The versatility you can achieve with just one window is amazing. I’ve often heard the excuse, “I don’t have a beautiful space or home to shoot in.” At one point in my life, while my family was in the middle of building a home, we lived in a tiny, old, drafty apartment. It was far from picture perfect, but in the right light none of that mattered.
Creating dynamic portraits using a reflector is not as simple as you might think at first. Understanding the lighting from the scene will help you determine the best place to position your reflector. On this shoot, Sal uses the sun as a kicker light, while using the reflector to create a nice even fill.
In this video, Sal demonstrates how he uses natural light to create beautiful portraits. From the position he needs to be, to communicating with his subject, this video will give you a great inside look on what it takes to use natural lighting to create the look you’re wanting.
Whether the story is very apparent visually or more subtle, I want to understand it so I am then able to start designing a lighting plan to represent that story. Should the lighting be soft or natural to reflect the subject’s personality? By starting with their stories, I am inspired to visually tell a story with light.
What is great light and how do you create it? First, learn how to think about light and develop a lighting vocabulary. This will help you make informed decisions about tools and techniques. When you’re developing an understanding of lighting, the fundamental concept to embrace is that there is no one-size-fits-all solution for every situation or subject matter.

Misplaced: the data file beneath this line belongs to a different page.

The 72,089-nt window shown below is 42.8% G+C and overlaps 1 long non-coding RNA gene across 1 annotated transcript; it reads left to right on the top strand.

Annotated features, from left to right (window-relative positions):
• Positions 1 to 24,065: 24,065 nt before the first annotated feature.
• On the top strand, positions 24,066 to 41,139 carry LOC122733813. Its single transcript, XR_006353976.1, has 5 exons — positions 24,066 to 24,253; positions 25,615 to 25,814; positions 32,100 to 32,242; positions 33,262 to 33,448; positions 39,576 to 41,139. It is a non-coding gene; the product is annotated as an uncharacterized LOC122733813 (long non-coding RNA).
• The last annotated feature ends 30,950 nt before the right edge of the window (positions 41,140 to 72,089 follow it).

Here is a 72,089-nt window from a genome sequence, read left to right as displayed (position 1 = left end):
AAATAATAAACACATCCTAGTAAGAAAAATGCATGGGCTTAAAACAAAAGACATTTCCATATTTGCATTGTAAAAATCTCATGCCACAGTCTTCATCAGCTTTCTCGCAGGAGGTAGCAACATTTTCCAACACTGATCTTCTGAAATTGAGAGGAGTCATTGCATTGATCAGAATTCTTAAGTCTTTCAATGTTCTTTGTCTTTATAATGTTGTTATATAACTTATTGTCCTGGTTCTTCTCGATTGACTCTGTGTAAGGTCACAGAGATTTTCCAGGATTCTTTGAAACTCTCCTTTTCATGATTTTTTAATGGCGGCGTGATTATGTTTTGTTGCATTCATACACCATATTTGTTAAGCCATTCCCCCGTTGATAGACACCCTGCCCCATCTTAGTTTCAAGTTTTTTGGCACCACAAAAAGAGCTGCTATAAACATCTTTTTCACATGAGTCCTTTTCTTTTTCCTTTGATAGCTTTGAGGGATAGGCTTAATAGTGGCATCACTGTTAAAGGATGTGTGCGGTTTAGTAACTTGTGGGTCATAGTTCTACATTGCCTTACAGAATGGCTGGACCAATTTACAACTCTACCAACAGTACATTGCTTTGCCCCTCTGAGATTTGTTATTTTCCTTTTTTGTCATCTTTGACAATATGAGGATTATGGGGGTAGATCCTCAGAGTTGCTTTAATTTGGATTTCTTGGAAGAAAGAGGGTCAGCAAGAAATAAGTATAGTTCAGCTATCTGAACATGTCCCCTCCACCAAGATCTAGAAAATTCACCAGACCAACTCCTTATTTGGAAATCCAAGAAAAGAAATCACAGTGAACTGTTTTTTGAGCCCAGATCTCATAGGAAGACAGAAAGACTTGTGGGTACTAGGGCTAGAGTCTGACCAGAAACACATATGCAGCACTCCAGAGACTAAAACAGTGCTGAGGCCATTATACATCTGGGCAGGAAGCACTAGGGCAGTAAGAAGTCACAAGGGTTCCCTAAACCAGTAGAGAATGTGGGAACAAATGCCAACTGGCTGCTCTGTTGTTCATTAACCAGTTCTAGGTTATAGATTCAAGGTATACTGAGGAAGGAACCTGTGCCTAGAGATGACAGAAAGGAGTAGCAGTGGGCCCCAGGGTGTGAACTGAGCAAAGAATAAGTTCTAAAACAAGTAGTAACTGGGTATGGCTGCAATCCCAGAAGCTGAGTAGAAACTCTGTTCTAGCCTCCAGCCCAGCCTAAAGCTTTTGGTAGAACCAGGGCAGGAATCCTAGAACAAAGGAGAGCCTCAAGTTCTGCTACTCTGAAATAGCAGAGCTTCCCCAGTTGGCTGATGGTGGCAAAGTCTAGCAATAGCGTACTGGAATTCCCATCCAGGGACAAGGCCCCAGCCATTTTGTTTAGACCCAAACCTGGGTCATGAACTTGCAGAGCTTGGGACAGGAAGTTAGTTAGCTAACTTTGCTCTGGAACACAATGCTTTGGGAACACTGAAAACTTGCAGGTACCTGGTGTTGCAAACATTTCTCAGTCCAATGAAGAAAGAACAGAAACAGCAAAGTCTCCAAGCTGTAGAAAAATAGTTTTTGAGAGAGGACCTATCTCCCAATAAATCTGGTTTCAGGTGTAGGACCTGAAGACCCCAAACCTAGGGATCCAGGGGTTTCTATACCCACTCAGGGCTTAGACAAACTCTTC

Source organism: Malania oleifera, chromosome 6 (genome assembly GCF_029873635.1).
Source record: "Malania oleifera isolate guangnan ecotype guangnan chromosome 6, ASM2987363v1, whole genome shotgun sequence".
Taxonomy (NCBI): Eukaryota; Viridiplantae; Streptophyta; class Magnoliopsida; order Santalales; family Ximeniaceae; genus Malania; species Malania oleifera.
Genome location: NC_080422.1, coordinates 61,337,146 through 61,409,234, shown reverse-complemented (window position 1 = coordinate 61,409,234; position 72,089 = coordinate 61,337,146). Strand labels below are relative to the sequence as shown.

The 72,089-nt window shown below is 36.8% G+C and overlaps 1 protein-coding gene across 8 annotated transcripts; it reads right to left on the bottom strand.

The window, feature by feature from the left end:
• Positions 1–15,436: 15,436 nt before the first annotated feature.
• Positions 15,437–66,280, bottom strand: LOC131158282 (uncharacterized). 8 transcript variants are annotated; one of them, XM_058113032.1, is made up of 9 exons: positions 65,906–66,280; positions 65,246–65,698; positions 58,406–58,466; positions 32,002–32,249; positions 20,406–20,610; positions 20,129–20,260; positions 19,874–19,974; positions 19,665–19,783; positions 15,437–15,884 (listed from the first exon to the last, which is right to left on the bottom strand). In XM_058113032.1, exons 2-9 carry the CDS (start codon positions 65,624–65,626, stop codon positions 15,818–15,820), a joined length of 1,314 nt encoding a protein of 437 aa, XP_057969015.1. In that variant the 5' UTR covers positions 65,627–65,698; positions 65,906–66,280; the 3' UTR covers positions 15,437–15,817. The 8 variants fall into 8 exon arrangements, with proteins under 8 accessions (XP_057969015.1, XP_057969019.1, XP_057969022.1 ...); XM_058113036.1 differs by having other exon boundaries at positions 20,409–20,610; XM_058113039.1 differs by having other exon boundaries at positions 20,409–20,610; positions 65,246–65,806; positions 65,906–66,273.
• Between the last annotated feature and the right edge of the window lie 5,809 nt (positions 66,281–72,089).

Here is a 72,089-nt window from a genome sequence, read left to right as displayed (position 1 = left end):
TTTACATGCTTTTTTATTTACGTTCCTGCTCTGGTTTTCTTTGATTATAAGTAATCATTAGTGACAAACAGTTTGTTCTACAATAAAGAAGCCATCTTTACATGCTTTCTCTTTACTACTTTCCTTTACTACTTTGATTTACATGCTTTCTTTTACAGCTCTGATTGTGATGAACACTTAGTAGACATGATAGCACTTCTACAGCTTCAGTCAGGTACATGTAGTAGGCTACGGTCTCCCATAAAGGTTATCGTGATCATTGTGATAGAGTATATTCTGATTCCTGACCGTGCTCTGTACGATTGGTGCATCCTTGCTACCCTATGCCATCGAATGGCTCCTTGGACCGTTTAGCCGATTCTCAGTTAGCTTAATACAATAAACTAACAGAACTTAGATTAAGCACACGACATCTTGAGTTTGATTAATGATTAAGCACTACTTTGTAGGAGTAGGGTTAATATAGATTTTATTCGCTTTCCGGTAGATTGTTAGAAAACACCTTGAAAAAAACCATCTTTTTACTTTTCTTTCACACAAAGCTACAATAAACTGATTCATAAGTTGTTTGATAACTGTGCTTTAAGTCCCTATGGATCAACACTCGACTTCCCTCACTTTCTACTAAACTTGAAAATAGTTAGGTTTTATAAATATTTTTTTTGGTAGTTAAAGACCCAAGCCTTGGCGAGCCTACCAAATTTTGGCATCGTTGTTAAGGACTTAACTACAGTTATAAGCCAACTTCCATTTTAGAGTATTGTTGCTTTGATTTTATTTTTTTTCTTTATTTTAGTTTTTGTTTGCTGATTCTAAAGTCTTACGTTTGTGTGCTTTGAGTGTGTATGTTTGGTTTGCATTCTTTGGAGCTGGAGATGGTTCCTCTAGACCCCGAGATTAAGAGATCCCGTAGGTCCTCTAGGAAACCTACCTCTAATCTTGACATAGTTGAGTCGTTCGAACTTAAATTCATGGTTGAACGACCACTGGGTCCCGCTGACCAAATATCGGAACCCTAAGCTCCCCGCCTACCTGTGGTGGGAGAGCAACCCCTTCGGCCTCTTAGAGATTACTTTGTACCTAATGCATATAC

Understanding lighting as the primary photographer is, of course, the most important part of creating images. When photographers start out in their career, their assistant is a light stand. There isn’t much collaboration in that, and it means you’re still doing all the work yourself. The beauty of being able to add an actual human assistant allows you to get creative and bounce ideas off of each other throughout the process. Before you can get to that place, you have to ensure your assistant is trained properly and understands lighting not as a photographer, but as an assistant. Let me explain.
Not only is off-camera flash an invaluable tool for any wedding photographer, but done right, no one will notice you used artificial light. Your photos can still be bright and beautiful. Here’s how we use this amazing tool in our own luxury wedding photography business, which has taken us all around the states photographing some of the most stunning weddings.
In this issue, you’re reading exceptional advice on shaping light with strobes, softboxes and speedlights. But what if you’re limited to available, natural light? There are unique challenges. What you gain in reduced gear, setup and purchases, you lose in flexibility. Yet there’s a distinctive beauty in using only the sun. With care, it can produce timeless imagery.
Why do we covet those last few minutes of light at the end of the day? Obviously, the golden light is much easier to work with. It’s the beauty and versatility of the light that we cherish. Most importantly, it provides us more options for creatively capturing our couple’s love story. The key to successful wedding portraiture at golden hour is flexibility.